– Chief’s Island: Only accessible by private jet, it is known as the predatory capital because of the large number of wild animals found there. It is the first place to be flooded during the rainy season, creating a rich vegetation ecosystem for many animals. There are 3 luxury lodges. It is an option for tourists traveling on a high budget.
The great diversity of landscapes, the large number of wildlife and the very presence of the river channels of the Okavango Delta make the Moremi Reserve another must-see if you are traveling to Botswana. Please note that accommodation is quite scarce (and highly priced) within the booking and the distances are long, so we recommend that you prepare your route in advance for one of the best activities in Africa.
What to consider before visiting Moremi?
– To access the Moremi Reserve by land, it is essential to travel by 4×4. It is a mandatory requirement for all access doors because in many areas we will find a lot of sand on the ground. For those of you who don’t have one, an option is to hire a 4×4 safari in Maun who will arrange a route for you. There is even the option of traveling by plane to land and sleep in one of Moremi’s exclusive lodges.
– If you want, you can also take a tour of the Okavango Delta from the Moremi Reserve. There are two main points of departure for boats: the Xakanaka Pier to the north of the reserve, and the Mboma Island Pier to the west of the Third Bridge area. A guide will accompany you on a tour with a mokoro (a kind of non-motorized canoe characteristic of the delta) navigating the river waters. For a 2-hour tour, expect to pay about 450 pulas per person.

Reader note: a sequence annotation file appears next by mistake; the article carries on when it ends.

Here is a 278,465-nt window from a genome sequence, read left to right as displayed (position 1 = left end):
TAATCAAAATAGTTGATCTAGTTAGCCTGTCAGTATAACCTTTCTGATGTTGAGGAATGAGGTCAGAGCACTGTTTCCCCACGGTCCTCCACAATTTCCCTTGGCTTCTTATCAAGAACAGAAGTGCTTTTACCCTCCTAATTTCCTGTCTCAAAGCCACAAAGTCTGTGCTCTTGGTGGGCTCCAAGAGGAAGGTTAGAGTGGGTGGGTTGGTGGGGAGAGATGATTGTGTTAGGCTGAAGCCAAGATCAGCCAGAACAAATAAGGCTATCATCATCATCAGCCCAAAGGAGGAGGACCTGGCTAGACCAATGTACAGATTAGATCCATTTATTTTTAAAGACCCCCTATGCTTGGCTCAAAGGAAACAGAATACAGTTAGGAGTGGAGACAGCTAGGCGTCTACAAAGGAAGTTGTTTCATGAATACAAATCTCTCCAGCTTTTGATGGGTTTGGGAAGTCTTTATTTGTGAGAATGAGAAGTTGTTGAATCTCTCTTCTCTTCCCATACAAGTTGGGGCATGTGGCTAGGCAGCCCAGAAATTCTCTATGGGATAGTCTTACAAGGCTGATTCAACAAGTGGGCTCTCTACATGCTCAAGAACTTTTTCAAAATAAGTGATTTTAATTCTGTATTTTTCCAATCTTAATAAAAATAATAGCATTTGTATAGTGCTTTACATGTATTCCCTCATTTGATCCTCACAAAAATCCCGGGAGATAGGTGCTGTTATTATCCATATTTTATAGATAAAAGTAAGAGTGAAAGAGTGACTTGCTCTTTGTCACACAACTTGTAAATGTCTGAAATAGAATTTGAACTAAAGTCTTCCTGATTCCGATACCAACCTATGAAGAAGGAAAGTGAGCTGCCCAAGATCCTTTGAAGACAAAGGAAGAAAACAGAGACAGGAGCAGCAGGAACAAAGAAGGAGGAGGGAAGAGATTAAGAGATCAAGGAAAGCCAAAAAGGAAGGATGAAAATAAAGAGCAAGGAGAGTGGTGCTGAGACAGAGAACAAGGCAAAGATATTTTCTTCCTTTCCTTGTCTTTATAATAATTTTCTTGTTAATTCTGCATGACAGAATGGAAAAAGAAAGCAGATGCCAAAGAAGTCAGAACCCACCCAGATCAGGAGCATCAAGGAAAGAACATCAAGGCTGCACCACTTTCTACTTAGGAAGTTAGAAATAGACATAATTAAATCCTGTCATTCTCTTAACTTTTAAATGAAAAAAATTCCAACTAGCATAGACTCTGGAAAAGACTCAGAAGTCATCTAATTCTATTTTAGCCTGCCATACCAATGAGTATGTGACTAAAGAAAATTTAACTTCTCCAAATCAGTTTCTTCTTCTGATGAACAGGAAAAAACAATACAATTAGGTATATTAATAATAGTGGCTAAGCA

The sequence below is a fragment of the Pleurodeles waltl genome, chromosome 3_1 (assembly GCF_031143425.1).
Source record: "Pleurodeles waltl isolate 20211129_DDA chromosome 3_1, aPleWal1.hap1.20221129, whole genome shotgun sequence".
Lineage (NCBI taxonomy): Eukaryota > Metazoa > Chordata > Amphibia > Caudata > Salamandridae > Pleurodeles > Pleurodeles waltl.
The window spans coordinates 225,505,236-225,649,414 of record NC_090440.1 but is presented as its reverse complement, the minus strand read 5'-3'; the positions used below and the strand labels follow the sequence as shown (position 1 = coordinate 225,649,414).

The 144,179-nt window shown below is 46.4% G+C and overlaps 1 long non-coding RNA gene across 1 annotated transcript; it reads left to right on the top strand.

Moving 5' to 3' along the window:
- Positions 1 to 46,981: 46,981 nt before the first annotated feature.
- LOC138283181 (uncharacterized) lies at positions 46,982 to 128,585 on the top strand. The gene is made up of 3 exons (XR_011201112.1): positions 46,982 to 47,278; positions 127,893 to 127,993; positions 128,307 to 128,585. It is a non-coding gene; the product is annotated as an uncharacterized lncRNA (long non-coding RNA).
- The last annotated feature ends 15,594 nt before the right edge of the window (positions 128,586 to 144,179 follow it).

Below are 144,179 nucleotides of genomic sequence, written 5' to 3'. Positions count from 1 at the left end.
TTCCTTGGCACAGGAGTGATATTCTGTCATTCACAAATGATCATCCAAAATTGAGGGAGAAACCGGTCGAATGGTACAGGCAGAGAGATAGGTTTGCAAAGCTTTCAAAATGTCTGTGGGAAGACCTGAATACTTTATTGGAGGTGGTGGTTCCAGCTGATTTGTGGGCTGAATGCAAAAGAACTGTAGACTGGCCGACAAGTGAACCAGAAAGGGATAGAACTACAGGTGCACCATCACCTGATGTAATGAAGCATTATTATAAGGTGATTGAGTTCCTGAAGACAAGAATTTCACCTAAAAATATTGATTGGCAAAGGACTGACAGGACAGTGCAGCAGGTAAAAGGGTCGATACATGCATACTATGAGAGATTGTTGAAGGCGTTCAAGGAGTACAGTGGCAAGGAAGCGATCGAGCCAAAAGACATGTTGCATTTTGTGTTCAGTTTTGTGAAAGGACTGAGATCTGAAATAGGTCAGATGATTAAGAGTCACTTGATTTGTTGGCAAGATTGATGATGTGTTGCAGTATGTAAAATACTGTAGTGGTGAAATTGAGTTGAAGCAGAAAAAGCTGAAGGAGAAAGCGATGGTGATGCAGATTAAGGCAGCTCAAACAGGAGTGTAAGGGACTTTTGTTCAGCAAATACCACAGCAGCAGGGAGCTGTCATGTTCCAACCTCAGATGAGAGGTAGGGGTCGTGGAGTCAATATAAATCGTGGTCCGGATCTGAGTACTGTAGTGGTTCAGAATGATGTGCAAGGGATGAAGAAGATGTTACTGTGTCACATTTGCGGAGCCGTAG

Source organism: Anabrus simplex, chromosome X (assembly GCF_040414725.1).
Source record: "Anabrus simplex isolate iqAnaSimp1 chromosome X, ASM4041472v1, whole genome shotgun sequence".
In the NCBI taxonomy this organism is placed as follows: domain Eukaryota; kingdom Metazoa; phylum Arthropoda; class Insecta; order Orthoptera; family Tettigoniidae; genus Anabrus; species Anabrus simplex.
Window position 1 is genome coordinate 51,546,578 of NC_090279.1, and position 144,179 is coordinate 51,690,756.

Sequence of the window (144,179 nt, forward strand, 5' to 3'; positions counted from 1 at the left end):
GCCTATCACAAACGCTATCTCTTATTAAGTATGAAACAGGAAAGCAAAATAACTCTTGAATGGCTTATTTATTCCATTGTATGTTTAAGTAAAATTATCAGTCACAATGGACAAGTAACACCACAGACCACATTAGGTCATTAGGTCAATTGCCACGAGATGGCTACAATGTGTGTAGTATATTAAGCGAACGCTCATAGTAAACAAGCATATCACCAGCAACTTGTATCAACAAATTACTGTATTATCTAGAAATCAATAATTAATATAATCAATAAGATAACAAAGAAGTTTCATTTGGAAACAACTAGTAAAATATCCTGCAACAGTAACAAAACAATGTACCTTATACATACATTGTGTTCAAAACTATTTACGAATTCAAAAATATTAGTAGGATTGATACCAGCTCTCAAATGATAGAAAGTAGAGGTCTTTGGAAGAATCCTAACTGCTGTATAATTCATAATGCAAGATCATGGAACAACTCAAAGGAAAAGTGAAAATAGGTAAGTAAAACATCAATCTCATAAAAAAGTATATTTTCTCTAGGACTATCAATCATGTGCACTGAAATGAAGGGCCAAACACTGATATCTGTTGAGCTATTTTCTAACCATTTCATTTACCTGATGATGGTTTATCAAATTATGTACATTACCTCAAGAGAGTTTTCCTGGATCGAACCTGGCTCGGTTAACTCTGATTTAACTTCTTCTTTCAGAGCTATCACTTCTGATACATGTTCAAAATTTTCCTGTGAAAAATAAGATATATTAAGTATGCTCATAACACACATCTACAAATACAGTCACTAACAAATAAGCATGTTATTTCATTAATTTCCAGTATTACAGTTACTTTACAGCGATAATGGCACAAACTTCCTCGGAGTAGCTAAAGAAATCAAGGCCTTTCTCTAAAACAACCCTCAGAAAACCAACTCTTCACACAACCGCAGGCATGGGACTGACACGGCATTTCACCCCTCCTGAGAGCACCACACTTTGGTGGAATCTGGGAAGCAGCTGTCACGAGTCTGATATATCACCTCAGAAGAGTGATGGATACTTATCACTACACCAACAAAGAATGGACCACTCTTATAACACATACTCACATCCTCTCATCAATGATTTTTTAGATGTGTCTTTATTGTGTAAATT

– The gateways to the reserve (North Gate and South Gate) are at the eastern end. Therefore, consider the distances to travel and plan and book in advance where you will be staying. There are very few accommodation options, and we were unlucky and couldn’t find any. So we stayed outside the reservation and had a good time every day to get to the front doors.
– Plan the route of the day. In the Moremi Reserve you will find many forked paths that run through different parts of the reserve, making you often find yourself alone with the car in the middle of a plain and surrounded by animals. Set back an hour in time so as not to be late for your accommodation or the front doors, which are quite a distance from the Xakanaka or Third Bridge areas.
– Orient yourself well, don’t get lost: The Moremi Reserve is a very large area with different places and many paths to get in with your 4×4. Always keep your GPS or Maps.me open in case you want to do a bit of off-road and go off the main roads in search of animals. We recommend that you buy at the front door the map of the Reserve where all the routes and paths are drawn with the distance between them, as well as the places to visit.